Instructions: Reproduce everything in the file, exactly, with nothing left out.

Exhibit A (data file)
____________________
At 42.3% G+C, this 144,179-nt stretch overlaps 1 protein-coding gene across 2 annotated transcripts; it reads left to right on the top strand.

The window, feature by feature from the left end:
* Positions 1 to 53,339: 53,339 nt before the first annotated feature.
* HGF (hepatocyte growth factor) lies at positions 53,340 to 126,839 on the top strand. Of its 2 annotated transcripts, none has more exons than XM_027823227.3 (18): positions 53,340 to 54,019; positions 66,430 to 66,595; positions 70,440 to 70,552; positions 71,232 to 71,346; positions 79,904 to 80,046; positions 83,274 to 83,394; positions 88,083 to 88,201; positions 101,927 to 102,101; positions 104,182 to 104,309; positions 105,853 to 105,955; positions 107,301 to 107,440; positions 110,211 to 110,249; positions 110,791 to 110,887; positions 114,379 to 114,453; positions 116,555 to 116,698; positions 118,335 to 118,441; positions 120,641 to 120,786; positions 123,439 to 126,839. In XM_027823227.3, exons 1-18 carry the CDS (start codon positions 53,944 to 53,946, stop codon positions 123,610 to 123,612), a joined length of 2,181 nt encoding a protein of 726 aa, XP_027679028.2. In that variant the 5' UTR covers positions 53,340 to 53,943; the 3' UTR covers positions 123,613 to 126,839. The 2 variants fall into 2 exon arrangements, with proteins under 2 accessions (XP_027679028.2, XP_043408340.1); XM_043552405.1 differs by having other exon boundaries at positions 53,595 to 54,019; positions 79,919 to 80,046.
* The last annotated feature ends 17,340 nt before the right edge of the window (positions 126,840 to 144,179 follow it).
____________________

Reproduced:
At 42.3% G+C, this 144,179-nt stretch overlaps 1 protein-coding gene across 2 annotated transcripts; it reads left to right on the top strand.

The window, feature by feature from the left end:
* Positions 1 to 53,339: 53,339 nt before the first annotated feature.
* HGF (hepatocyte growth factor) lies at positions 53,340 to 126,839 on the top strand. Of its 2 annotated transcripts, none has more exons than XM_027823227.3 (18): positions 53,340 to 54,019; positions 66,430 to 66,595; positions 70,440 to 70,552; positions 71,232 to 71,346; positions 79,904 to 80,046; positions 83,274 to 83,394; positions 88,083 to 88,201; positions 101,927 to 102,101; positions 104,182 to 104,309; positions 105,853 to 105,955; positions 107,301 to 107,440; positions 110,211 to 110,249; positions 110,791 to 110,887; positions 114,379 to 114,453; positions 116,555 to 116,698; positions 118,335 to 118,441; positions 120,641 to 120,786; positions 123,439 to 126,839. In XM_027823227.3, exons 1-18 carry the CDS (start codon positions 53,944 to 53,946, stop codon positions 123,610 to 123,612), a joined length of 2,181 nt encoding a protein of 726 aa, XP_027679028.2. In that variant the 5' UTR covers positions 53,340 to 53,943; the 3' UTR covers positions 123,613 to 126,839. The 2 variants fall into 2 exon arrangements, with proteins under 2 accessions (XP_027679028.2, XP_043408340.1); XM_043552405.1 differs by having other exon boundaries at positions 53,595 to 54,019; positions 79,919 to 80,046.
* The last annotated feature ends 17,340 nt before the right edge of the window (positions 126,840 to 144,179 follow it).